Colshan keeps Manson firefighters on track
MANSON – John Colshan’s Fire Department is active in the community.
In addition to their yearly training hours, all of his firefighters are required to do 24 hours of community service every year.
They can be seen directing traffic at football games and cooking pancake breakfasts once a month from November to April.
It’s one way a small-town volunteer force deals with fundraising.
Colshan has been fire chief since July 2009. He joined the Manson Fire Department in 1991, one year after he moved to the town.
“I had a roommate on the Fire Department. That’s how I decided to join,” Colshan said.
The firefighters elect a chief every two years.
“I guess they felt I could do the job,” he said.
With 29 firefighters, the department is larger than he’s ever seen it before. That’s one reason the community service is now required.
“It was getting to the point where we had the same six guys show up for everything. It’s volunteer, but you have to have some rules too,” he said.
The department also requires 24 hours of training every year, in order to be certified to go into a house.
“You have to make sure your guys are getting adequate training, not only to keep the state and federal government happy, but for the safety of your own guys. If they don’t know what they’re doing, or aren’t doing it right, somebody’s going to get hurt.”
All of the department’s training is up to Firefighter 1 standards, he said, and most of the volunteers go on to get their Firefighter 2 certification.
As chief, Colshan has to organize training times, manage finances and attend city council meetings.
“You have to keep the morale up,” he said. “They have to have so many hours of training and community service, and you can’t make it so it’s like a job. You have to make it fun in the workplace. You have to keep them interested, otherwise you’re not going to have anybody.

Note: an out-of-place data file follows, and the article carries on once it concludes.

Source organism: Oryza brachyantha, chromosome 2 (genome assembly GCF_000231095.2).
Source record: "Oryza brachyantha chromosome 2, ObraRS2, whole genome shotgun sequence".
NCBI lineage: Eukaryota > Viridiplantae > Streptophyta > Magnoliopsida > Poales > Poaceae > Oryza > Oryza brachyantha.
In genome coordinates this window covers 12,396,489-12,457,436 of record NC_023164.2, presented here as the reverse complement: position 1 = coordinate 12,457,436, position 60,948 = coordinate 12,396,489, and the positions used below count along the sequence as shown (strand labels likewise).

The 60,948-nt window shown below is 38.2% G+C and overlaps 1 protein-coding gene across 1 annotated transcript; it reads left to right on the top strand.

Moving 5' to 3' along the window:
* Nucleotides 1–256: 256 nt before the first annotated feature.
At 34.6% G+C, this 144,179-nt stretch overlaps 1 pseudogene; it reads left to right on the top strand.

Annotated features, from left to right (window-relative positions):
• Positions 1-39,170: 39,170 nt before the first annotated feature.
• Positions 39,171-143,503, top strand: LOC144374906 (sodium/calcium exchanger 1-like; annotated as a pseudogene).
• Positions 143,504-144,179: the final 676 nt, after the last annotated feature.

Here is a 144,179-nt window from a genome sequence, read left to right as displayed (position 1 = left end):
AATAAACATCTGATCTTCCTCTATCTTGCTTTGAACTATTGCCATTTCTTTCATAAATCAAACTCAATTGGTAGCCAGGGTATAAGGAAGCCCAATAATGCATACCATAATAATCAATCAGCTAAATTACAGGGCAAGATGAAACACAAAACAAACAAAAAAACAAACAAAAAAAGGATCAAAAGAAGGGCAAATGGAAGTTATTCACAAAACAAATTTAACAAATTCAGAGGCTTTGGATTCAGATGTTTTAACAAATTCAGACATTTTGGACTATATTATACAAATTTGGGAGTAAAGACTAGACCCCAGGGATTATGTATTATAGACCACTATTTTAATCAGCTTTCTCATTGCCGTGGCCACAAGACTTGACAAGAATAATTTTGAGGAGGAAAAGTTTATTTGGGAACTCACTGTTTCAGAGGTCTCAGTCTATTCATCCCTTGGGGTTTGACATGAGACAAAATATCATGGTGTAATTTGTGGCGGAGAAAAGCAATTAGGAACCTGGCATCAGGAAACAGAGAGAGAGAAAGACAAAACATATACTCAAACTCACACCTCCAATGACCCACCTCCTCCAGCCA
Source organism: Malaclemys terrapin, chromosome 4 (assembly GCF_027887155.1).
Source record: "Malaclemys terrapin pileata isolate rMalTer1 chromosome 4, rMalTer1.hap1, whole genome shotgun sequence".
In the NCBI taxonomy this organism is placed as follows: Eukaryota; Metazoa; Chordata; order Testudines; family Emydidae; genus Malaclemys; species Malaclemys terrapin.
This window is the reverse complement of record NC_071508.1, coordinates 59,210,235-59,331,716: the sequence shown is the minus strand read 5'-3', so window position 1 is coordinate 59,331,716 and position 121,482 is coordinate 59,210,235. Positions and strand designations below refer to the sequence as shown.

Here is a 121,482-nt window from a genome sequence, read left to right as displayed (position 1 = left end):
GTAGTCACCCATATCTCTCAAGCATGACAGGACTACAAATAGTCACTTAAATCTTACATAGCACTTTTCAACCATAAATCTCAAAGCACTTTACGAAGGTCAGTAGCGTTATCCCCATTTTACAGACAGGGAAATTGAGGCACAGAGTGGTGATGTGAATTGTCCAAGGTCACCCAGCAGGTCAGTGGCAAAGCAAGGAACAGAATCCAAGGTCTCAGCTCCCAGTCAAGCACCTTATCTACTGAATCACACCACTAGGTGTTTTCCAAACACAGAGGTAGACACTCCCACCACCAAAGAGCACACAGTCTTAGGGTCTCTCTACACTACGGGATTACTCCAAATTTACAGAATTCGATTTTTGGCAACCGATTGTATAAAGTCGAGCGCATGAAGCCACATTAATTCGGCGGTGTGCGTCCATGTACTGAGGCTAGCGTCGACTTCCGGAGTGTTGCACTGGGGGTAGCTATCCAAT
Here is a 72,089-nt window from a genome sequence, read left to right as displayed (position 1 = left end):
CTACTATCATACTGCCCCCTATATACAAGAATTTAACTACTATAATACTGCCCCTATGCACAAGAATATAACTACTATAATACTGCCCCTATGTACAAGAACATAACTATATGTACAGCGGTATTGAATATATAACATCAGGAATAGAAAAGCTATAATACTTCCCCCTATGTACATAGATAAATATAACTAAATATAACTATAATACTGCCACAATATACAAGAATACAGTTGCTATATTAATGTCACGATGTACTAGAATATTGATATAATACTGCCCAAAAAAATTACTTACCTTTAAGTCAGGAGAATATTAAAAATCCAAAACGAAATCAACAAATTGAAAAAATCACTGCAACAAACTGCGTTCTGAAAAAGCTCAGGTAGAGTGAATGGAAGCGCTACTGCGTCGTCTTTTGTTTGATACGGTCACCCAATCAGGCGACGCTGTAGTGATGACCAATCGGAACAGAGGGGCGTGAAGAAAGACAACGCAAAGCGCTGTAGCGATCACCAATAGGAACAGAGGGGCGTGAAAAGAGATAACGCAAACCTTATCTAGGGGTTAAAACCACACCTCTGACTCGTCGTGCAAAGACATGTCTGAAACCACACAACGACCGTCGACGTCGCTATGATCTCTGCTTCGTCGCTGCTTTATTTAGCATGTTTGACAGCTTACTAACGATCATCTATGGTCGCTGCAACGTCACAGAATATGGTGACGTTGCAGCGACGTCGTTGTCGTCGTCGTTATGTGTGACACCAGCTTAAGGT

“One of the biggest things is, you want to make sure everybody goes home,” he said.
Colshan finds the extra work rewarding, even though it’s more or less a volunteer position.
“Actually I do get paid. Not very much. It probably figures out to about 50 cents an hour,” he said.
Why does he do it?
“Because they make me,” he said.
He’s only half joking.
“If you feel that your peers have the faith in you to lead them, then you put forth the extra effort to make them happy too,” he said. “And I do enjoy it. … I think everybody needs to give back to their community in some way. So the way I’ve chosen is, I’m a member of the Fire Department.”
Firefighter Josh Waller said Colshan excels at communication.
“John makes sure that he’s taken time to listen to everyone’s concerns. Everyone’s opinions are important to him, and he makes sure everyone gets the same level of respect,” said Waller. “He’s just a very personable guy. He’s always been very dedicated to the fire service. When he’s around you know things are going to be taken care of, and it’s going to be done right.”